Johanna Bates  7:19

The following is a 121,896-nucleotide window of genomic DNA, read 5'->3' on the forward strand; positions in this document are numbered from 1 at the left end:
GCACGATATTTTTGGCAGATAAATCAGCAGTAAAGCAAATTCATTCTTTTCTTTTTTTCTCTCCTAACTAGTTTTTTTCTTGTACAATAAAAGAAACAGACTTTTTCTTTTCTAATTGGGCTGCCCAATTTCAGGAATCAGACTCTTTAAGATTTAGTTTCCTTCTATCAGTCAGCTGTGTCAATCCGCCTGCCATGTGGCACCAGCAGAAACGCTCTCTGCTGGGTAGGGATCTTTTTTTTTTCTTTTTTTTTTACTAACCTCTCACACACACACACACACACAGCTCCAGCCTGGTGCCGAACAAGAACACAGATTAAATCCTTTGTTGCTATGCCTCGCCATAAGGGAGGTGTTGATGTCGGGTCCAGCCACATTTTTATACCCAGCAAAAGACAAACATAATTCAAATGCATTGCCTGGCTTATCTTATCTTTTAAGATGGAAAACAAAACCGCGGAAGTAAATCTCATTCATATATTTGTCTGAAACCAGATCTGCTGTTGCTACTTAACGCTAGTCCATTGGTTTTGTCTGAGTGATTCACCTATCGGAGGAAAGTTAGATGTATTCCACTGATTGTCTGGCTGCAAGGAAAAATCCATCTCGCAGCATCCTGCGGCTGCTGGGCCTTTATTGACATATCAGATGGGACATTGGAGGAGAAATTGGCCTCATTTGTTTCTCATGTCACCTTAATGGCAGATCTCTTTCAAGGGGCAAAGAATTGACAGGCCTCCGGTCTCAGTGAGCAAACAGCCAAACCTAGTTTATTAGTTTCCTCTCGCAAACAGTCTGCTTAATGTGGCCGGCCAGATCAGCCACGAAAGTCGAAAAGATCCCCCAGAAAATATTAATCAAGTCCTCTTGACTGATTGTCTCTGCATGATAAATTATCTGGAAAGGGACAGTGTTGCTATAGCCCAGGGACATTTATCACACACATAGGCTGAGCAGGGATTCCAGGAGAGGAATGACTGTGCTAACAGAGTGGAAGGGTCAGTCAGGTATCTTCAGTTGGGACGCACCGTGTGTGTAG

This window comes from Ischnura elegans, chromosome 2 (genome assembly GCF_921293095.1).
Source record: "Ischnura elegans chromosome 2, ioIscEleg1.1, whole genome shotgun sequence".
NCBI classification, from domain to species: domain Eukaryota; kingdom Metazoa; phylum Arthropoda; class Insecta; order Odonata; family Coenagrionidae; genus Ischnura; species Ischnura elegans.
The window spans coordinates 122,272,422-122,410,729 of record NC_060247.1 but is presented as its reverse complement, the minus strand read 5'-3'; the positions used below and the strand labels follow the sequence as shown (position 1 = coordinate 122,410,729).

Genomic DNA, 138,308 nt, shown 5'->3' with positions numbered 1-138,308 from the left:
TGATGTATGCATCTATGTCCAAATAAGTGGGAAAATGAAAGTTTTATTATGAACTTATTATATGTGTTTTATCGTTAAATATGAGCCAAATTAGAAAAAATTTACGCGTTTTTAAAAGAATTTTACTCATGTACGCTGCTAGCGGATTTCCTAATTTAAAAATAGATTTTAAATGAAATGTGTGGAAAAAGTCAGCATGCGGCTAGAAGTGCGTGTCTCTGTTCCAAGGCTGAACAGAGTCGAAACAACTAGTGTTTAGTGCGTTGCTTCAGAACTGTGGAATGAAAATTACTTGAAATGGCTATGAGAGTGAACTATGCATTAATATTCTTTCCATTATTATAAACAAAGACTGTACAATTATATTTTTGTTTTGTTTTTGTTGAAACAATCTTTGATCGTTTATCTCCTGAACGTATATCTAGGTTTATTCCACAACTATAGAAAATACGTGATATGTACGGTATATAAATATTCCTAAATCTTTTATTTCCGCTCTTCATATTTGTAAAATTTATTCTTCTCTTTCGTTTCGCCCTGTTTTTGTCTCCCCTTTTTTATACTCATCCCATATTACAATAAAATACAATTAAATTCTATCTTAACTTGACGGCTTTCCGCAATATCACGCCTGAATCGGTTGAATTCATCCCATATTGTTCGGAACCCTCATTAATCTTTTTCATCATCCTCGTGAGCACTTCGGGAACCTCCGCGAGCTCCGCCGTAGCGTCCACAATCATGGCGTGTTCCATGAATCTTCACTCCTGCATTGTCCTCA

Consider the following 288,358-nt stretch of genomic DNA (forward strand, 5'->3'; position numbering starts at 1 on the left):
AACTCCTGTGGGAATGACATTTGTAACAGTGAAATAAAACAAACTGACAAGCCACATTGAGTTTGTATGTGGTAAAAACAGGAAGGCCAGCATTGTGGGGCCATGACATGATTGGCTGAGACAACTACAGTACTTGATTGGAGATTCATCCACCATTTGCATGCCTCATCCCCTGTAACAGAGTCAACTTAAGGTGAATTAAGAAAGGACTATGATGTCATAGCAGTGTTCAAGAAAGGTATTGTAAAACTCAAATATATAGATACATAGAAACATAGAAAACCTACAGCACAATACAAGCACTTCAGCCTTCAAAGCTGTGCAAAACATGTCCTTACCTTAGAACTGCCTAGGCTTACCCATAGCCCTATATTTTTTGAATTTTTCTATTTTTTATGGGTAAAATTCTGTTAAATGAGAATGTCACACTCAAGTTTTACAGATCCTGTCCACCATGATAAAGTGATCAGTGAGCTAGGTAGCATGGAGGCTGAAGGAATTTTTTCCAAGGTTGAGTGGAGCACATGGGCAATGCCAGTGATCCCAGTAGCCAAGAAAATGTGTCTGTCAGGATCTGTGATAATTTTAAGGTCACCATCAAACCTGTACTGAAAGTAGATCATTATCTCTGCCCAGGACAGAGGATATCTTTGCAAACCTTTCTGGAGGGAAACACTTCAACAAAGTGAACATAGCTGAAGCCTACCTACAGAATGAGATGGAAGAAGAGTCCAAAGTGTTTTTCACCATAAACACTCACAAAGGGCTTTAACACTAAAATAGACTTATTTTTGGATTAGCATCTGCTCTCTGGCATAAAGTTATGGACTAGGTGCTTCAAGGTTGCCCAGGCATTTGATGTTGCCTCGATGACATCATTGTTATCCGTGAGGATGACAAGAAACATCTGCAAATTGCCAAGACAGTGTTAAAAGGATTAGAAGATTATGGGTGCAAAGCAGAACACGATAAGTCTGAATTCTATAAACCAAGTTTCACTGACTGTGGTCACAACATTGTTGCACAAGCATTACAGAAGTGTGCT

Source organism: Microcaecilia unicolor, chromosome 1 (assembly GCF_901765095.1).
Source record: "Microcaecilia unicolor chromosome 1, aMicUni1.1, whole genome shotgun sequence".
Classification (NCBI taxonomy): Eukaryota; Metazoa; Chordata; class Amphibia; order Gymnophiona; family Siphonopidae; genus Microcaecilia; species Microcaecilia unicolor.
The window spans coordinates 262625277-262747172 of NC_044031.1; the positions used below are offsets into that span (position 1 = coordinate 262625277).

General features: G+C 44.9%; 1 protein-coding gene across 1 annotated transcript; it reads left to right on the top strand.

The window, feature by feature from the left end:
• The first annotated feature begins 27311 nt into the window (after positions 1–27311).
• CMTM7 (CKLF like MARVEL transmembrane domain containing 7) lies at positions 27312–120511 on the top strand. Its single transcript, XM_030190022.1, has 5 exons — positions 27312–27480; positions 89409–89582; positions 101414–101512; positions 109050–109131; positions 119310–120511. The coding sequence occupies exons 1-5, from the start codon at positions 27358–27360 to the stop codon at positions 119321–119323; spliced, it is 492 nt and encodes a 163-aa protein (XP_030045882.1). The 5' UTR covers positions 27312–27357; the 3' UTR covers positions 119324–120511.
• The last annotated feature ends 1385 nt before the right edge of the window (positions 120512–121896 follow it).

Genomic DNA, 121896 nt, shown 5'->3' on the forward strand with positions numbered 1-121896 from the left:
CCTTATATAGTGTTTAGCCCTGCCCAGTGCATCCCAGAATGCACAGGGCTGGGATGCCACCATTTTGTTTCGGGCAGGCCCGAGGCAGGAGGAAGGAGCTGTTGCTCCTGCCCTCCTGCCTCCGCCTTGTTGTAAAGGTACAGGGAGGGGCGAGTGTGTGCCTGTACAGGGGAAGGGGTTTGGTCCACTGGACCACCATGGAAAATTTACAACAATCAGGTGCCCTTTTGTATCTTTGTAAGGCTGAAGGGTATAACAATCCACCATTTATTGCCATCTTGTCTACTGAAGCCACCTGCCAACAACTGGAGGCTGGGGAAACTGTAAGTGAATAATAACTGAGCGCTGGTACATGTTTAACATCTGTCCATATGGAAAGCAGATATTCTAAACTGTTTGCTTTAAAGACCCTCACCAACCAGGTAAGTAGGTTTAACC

Yeah, so for the sake of exploring Consentful UX, we're gonna call some of these very normal patterns that we've all become very used to, to the point where we may not even notice them consciously anymore, coercive UX. They are UX patterns that manipulate users to try to get them to some do something that we want them to do. And we're, you know, we see them every day, they include, not only modals and pop ups, but also dense Terms of Service, tricky copy on buttons, all kinds of cookie notifications that aren't really doing their job. So again, these are starting to see they start to seem very normal to us. But when you look more closely, they're actually manipulative. And I actually want to zoom in just for a couple minutes on specifically pop ups, modals and notifications. Because they are ubiquitous right now. And I they are more than just annoying. And I knew this just from being a user on the internet. But I wanted to dig deeper and understand why they're so ubiquitous right now, and how they degrade user experience. But before I go there, I do want to say that there are some good reasons to use these patterns. The alert dialog is an old concept in software design. And this kind of pattern interrupts the users flow, it forces them to stop what they're doing. And if it's a true modal, where the background window is inactive, and they force a user to acknowledge the message, or take some action before they can go on with whatever they were doing. And when this pattern is helping users by grabbing their attention to let them know that something very serious might happen if they proceed, then that's a great use for them. But when they interrupt the user, often repeatedly to try to get them to take an action they didn't come to a site to do, it's not helpful at all. It's coercive. And as we showed earlier, even researching this topic, we encountered plenty of coercive UX. So for example, I wanted to read about whether or not these patterns work for marketing purposes. And so here's an article I found about how to use popups to increase conversions, and I was just getting to the exciting part, where they tell you how to avoid getting penalized by Google in SEO rankings for using modals, pop ups and interstitials on a mobile site. And I'll talk more about that later. But after about 30 seconds, when my brain was good and focused, this pop up opened, covering my content, I've got two options here, I can put in my email address, which I love to share, and they can "send me everything", which, wow, that's just really appealing, let me tell you, or I can close this pop up with a really difficult to see low contrast X in the upper left corner. This is just when this happens over and over and over again, on the same article or successive articles when you're trying to research something or purchase something or use a service, it's exhausting. I have a limited amount of time to read and to focus every day, getting derailed from my tasks leaves me feeling anxious and stressed. And if it's too excessive, I won't ever go back to the site again, it will leave me with a very bad opinion of the company, or organization. But clearly, some people are signing up for this newsletter to send them everything. I don't know who those people are, but somebody's signing up. Because otherwise, why would these patterns be everywhere? So what does research show about this? Well, Nielsen Norman Group research shows that I'm not alone. Many users hate these patterns. They're among the most hated patterns on the internet. But we use them often, because marketing says they work that they increase conversions. But do they increase conversions?